PM rules out dual election option

Scott Morrison has shot down reports voters could be forced to cast votes in two federal elections next year.

Nov 06, 2018, updated Nov 06, 2018
Prime Minister Scott Morrison is jumping off his bus to take a VIP jet north. Photo: AAP/Tim Marsden

Prime Minister Scott Morrison is jumping off his bus to take a VIP jet north. Photo: AAP/Tim Marsden

The prime minister has kiboshed suggestions that 2019 elections for the House of Representatives and Senate could be broken up and held months apart.

“The government has no plans for a dual election. The election is due next year,” a spokesman told AAP.

A general election is due by May and remains the most likely scenario.

However, some Coalition MPs have been canvassing a radical proposal to buy their government more time to win back support.

The plan involves holding a Senate election early in 2019 and a separate election for the lower house later in the year, Fairfax Media reports.

Labor Senator Jenny McAllister savaged the “desperate” idea.

“It’s a marker of how desperately obsessed this crowd is about their own jobs that they’re coming up with crazy plans like this,” she told Sky News.

“It would be a very expensive way to conduct. I think it would be extremely unpopular with voters. It hasn’t happened for decades. I’m very surprised to see people talk about it.”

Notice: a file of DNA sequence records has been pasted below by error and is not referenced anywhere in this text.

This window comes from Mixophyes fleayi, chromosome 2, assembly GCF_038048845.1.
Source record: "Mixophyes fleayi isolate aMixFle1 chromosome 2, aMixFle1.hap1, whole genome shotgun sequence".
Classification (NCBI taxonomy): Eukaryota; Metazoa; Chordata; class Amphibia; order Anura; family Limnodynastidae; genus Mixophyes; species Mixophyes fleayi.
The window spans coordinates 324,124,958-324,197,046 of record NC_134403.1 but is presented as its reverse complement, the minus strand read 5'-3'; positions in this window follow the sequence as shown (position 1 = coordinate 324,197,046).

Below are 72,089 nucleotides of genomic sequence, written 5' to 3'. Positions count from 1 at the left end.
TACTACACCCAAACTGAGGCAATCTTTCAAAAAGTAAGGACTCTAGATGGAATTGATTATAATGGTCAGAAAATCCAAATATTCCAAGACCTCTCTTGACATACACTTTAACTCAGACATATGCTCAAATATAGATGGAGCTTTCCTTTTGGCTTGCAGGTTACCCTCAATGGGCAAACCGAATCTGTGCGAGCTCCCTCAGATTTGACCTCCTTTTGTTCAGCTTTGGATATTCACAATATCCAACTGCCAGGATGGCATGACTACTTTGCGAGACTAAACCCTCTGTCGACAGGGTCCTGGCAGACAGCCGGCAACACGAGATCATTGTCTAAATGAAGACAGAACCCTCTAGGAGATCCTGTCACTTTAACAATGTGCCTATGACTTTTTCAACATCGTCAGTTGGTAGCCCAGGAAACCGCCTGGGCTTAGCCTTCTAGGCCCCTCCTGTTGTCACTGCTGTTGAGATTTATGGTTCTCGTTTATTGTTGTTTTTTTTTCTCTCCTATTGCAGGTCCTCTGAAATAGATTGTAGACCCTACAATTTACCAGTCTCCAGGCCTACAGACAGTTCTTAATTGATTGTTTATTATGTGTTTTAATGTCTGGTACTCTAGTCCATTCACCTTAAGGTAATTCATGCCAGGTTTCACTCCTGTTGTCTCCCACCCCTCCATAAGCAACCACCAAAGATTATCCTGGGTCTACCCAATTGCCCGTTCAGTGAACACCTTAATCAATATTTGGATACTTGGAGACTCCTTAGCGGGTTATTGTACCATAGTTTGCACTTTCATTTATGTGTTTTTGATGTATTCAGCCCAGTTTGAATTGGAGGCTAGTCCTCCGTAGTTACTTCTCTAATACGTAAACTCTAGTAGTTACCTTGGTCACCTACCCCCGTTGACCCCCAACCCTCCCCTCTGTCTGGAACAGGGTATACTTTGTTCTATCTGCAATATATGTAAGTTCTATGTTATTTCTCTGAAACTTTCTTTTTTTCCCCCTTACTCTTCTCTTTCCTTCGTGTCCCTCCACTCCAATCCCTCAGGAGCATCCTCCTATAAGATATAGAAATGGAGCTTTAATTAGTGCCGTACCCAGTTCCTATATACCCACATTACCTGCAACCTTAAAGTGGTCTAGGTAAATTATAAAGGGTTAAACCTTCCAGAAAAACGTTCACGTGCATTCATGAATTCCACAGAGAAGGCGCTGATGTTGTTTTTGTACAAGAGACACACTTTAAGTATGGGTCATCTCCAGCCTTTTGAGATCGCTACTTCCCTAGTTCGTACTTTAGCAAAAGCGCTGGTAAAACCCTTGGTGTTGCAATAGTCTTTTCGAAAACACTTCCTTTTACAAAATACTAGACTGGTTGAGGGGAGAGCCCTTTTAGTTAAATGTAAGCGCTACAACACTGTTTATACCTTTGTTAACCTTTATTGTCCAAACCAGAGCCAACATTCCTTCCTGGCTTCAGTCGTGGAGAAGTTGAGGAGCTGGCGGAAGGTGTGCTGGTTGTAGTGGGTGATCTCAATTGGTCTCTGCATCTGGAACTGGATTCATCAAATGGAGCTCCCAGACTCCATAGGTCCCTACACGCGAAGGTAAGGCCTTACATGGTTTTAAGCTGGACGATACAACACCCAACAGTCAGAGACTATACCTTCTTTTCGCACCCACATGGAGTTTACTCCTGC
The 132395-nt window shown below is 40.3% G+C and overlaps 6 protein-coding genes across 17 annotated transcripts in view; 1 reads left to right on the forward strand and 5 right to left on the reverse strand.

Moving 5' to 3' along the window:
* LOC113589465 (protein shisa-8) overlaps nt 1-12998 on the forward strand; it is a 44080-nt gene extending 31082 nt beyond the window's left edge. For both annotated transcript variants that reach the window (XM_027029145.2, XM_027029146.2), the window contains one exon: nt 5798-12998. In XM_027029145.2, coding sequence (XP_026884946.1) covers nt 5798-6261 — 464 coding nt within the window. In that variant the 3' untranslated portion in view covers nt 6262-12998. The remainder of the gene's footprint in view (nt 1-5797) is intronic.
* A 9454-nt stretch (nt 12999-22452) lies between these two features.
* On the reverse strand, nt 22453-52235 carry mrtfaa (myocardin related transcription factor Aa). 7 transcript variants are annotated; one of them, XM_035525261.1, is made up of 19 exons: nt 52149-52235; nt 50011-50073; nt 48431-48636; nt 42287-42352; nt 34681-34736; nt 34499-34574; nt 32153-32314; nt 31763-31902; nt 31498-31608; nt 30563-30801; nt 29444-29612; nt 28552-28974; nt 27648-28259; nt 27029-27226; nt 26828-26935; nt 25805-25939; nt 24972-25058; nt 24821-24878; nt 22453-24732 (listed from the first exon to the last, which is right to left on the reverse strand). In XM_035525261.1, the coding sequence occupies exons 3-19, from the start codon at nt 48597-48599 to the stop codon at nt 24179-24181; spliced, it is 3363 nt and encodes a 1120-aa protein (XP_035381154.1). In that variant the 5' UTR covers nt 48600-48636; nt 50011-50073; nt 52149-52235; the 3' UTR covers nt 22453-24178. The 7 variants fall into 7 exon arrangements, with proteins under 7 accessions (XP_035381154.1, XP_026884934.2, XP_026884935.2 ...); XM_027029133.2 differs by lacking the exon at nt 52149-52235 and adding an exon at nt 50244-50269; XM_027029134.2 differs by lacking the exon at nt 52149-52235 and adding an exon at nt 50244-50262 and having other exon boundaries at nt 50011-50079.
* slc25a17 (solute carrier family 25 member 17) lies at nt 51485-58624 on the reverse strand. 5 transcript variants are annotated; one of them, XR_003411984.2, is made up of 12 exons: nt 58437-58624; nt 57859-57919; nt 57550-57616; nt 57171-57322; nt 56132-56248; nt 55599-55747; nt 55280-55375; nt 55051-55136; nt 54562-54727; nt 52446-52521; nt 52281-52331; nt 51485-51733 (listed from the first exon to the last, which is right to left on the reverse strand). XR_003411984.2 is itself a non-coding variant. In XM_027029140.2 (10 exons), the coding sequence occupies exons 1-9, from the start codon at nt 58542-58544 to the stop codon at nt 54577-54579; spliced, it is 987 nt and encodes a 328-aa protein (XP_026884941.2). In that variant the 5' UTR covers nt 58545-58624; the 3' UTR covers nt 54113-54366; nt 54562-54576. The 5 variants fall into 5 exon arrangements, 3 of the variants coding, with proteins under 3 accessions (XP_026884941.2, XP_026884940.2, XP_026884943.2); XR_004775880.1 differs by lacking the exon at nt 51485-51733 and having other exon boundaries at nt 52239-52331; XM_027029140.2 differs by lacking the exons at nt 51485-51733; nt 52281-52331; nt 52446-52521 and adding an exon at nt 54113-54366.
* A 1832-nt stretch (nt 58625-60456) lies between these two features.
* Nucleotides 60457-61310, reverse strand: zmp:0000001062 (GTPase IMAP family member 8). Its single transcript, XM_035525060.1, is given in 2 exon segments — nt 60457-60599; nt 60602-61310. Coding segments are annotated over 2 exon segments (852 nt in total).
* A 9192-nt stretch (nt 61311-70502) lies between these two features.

Senior federal government minister Simon Birmingham is confident Australians will go to the polls in May.

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“I would fully expect that a normal election will be held, in the normal course of events, in the normal time, which is May next year,” Birmingham told the ABC from Shanghai.

Morrison is spending the week touring marginal LNP seats on Queensland, in what is widely considered a soft-launch of his federal election campaign.

The prime minister says he has no time for “narks” who have complained about him abandoning a bus in favour of a VIP jet to complete his whistlestop tour of Queensland.

Morrison’s epic adventure up the Bruce Highway will be short-lived as he hops off in central Queensland, catching a VIP plane up to Townsville instead.

His “listening and doing tour” will be stopping all stations before passengers disembark at Rockhampton, about 600km north of Brisbane.

He has shrugged off criticism about ditching the “ScoMo Express” from those in the “Canberra bubble”.

“I know the narks have been carrying on about that,” Morrison told 92.7 Mix FM today.

While Morrison winds his way north through marginal seats in Queensland, Opposition Leader Bill Shorten will attend the Melbourne Cup.


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